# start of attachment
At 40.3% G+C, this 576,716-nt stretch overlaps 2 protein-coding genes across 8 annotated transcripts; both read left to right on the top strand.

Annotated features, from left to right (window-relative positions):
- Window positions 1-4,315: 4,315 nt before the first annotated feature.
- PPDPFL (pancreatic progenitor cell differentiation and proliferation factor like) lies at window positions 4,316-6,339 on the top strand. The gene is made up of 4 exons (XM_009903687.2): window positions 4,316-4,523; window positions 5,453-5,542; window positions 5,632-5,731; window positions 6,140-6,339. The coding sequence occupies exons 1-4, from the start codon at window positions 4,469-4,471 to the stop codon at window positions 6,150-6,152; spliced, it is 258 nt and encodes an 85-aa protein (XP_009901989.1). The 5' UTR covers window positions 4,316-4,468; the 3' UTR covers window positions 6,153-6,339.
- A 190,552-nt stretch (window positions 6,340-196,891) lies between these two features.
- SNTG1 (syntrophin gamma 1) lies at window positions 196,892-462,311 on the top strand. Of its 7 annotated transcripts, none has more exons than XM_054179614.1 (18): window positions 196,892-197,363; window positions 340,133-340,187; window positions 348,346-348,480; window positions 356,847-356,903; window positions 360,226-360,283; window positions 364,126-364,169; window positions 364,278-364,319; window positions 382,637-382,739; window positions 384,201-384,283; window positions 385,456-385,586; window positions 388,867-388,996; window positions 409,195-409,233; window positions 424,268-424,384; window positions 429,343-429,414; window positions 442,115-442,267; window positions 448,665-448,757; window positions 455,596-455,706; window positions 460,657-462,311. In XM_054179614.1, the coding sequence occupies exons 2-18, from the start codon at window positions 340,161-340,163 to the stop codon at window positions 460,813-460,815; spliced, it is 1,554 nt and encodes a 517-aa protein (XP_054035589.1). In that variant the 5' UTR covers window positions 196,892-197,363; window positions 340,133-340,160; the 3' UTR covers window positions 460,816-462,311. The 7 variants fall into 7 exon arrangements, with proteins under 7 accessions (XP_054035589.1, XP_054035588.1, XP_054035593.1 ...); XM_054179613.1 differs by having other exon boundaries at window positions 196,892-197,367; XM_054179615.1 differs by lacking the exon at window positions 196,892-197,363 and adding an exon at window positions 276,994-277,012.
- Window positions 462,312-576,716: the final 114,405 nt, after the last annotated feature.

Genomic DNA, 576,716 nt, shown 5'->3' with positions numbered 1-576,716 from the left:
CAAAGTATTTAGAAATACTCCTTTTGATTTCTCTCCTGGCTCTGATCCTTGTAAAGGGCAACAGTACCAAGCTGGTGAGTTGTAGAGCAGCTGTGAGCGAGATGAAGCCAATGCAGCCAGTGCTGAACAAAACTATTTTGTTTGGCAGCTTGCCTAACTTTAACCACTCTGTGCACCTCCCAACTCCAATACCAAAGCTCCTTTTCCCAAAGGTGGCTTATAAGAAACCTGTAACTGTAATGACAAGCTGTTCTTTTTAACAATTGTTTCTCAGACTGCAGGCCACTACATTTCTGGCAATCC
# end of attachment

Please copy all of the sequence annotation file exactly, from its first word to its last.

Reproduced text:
At 40.3% G+C, this 576,716-nt stretch overlaps 2 protein-coding genes across 8 annotated transcripts; both read left to right on the top strand.

Annotated features, from left to right (window-relative positions):
- Window positions 1-4,315: 4,315 nt before the first annotated feature.
- PPDPFL (pancreatic progenitor cell differentiation and proliferation factor like) lies at window positions 4,316-6,339 on the top strand. The gene is made up of 4 exons (XM_009903687.2): window positions 4,316-4,523; window positions 5,453-5,542; window positions 5,632-5,731; window positions 6,140-6,339. The coding sequence occupies exons 1-4, from the start codon at window positions 4,469-4,471 to the stop codon at window positions 6,150-6,152; spliced, it is 258 nt and encodes an 85-aa protein (XP_009901989.1). The 5' UTR covers window positions 4,316-4,468; the 3' UTR covers window positions 6,153-6,339.
- A 190,552-nt stretch (window positions 6,340-196,891) lies between these two features.
- SNTG1 (syntrophin gamma 1) lies at window positions 196,892-462,311 on the top strand. Of its 7 annotated transcripts, none has more exons than XM_054179614.1 (18): window positions 196,892-197,363; window positions 340,133-340,187; window positions 348,346-348,480; window positions 356,847-356,903; window positions 360,226-360,283; window positions 364,126-364,169; window positions 364,278-364,319; window positions 382,637-382,739; window positions 384,201-384,283; window positions 385,456-385,586; window positions 388,867-388,996; window positions 409,195-409,233; window positions 424,268-424,384; window positions 429,343-429,414; window positions 442,115-442,267; window positions 448,665-448,757; window positions 455,596-455,706; window positions 460,657-462,311. In XM_054179614.1, the coding sequence occupies exons 2-18, from the start codon at window positions 340,161-340,163 to the stop codon at window positions 460,813-460,815; spliced, it is 1,554 nt and encodes a 517-aa protein (XP_054035589.1). In that variant the 5' UTR covers window positions 196,892-197,363; window positions 340,133-340,160; the 3' UTR covers window positions 460,816-462,311. The 7 variants fall into 7 exon arrangements, with proteins under 7 accessions (XP_054035589.1, XP_054035588.1, XP_054035593.1 ...); XM_054179613.1 differs by having other exon boundaries at window positions 196,892-197,367; XM_054179615.1 differs by lacking the exon at window positions 196,892-197,363 and adding an exon at window positions 276,994-277,012.
- Window positions 462,312-576,716: the final 114,405 nt, after the last annotated feature.

Genomic DNA, 576,716 nt, shown 5'->3' with positions numbered 1-576,716 from the left:
CAAAGTATTTAGAAATACTCCTTTTGATTTCTCTCCTGGCTCTGATCCTTGTAAAGGGCAACAGTACCAAGCTGGTGAGTTGTAGAGCAGCTGTGAGCGAGATGAAGCCAATGCAGCCAGTGCTGAACAAAACTATTTTGTTTGGCAGCTTGCCTAACTTTAACCACTCTGTGCACCTCCCAACTCCAATACCAAAGCTCCTTTTCCCAAAGGTGGCTTATAAGAAACCTGTAACTGTAATGACAAGCTGTTCTTTTTAACAATTGTTTCTCAGACTGCAGGCCACTACATTTCTGGCAATCC